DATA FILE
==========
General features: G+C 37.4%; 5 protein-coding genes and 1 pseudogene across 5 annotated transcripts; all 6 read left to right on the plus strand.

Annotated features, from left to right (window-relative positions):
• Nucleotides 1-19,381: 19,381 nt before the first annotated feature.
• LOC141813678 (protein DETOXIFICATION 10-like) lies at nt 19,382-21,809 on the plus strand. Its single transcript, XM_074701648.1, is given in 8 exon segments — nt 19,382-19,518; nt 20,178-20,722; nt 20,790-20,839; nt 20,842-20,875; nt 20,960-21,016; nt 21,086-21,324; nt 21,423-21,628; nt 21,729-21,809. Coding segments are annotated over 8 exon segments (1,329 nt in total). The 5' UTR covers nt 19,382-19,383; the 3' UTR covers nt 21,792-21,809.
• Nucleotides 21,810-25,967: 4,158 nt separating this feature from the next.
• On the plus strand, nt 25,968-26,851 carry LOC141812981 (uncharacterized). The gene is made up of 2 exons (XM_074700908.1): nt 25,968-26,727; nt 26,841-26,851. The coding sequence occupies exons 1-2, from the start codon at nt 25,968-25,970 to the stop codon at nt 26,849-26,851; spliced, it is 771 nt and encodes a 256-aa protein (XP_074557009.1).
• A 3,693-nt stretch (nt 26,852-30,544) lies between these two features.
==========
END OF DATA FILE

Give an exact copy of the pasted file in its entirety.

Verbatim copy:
General features: G+C 37.4%; 5 protein-coding genes and 1 pseudogene across 5 annotated transcripts; all 6 read left to right on the plus strand.

Annotated features, from left to right (window-relative positions):
• Nucleotides 1-19,381: 19,381 nt before the first annotated feature.
• LOC141813678 (protein DETOXIFICATION 10-like) lies at nt 19,382-21,809 on the plus strand. Its single transcript, XM_074701648.1, is given in 8 exon segments — nt 19,382-19,518; nt 20,178-20,722; nt 20,790-20,839; nt 20,842-20,875; nt 20,960-21,016; nt 21,086-21,324; nt 21,423-21,628; nt 21,729-21,809. Coding segments are annotated over 8 exon segments (1,329 nt in total). The 5' UTR covers nt 19,382-19,383; the 3' UTR covers nt 21,792-21,809.
• Nucleotides 21,810-25,967: 4,158 nt separating this feature from the next.
• On the plus strand, nt 25,968-26,851 carry LOC141812981 (uncharacterized). The gene is made up of 2 exons (XM_074700908.1): nt 25,968-26,727; nt 26,841-26,851. The coding sequence occupies exons 1-2, from the start codon at nt 25,968-25,970 to the stop codon at nt 26,849-26,851; spliced, it is 771 nt and encodes a 256-aa protein (XP_074557009.1).
• A 3,693-nt stretch (nt 26,852-30,544) lies between these two features.